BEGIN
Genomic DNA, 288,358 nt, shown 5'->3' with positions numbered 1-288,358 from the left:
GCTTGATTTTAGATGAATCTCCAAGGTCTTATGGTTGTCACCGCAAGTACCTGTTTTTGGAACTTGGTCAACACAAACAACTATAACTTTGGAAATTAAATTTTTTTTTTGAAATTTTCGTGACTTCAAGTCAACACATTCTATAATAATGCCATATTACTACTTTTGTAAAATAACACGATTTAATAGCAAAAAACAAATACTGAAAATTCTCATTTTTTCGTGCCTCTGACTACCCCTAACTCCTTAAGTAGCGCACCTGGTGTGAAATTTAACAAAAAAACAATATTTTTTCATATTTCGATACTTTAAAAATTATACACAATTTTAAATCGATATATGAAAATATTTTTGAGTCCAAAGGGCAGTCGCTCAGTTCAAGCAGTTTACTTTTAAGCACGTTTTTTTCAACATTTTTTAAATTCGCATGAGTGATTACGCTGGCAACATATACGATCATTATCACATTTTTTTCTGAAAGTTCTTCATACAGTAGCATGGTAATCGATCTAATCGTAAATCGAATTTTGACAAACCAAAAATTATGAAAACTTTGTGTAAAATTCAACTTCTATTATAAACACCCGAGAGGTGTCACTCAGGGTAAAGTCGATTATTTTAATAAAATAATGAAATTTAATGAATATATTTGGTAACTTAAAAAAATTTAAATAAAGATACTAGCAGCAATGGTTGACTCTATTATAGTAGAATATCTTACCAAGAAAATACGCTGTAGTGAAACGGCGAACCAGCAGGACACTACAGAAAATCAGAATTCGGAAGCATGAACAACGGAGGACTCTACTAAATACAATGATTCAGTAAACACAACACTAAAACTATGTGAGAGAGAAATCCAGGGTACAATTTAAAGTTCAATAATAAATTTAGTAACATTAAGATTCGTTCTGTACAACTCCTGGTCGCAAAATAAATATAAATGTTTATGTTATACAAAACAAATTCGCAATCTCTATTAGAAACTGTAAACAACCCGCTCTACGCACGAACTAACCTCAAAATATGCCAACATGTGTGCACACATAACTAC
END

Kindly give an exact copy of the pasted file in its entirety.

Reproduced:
Genomic DNA, 288,358 nt, shown 5'->3' with positions numbered 1-288,358 from the left:
GCTTGATTTTAGATGAATCTCCAAGGTCTTATGGTTGTCACCGCAAGTACCTGTTTTTGGAACTTGGTCAACACAAACAACTATAACTTTGGAAATTAAATTTTTTTTTTGAAATTTTCGTGACTTCAAGTCAACACATTCTATAATAATGCCATATTACTACTTTTGTAAAATAACACGATTTAATAGCAAAAAACAAATACTGAAAATTCTCATTTTTTCGTGCCTCTGACTACCCCTAACTCCTTAAGTAGCGCACCTGGTGTGAAATTTAACAAAAAAACAATATTTTTTCATATTTCGATACTTTAAAAATTATACACAATTTTAAATCGATATATGAAAATATTTTTGAGTCCAAAGGGCAGTCGCTCAGTTCAAGCAGTTTACTTTTAAGCACGTTTTTTTCAACATTTTTTAAATTCGCATGAGTGATTACGCTGGCAACATATACGATCATTATCACATTTTTTTCTGAAAGTTCTTCATACAGTAGCATGGTAATCGATCTAATCGTAAATCGAATTTTGACAAACCAAAAATTATGAAAACTTTGTGTAAAATTCAACTTCTATTATAAACACCCGAGAGGTGTCACTCAGGGTAAAGTCGATTATTTTAATAAAATAATGAAATTTAATGAATATATTTGGTAACTTAAAAAAATTTAAATAAAGATACTAGCAGCAATGGTTGACTCTATTATAGTAGAATATCTTACCAAGAAAATACGCTGTAGTGAAACGGCGAACCAGCAGGACACTACAGAAAATCAGAATTCGGAAGCATGAACAACGGAGGACTCTACTAAATACAATGATTCAGTAAACACAACACTAAAACTATGTGAGAGAGAAATCCAGGGTACAATTTAAAGTTCAATAATAAATTTAGTAACATTAAGATTCGTTCTGTACAACTCCTGGTCGCAAAATAAATATAAATGTTTATGTTATACAAAACAAATTCGCAATCTCTATTAGAAACTGTAAACAACCCGCTCTACGCACGAACTAACCTCAAAATATGCCAACATGTGTGCACACATAACTAC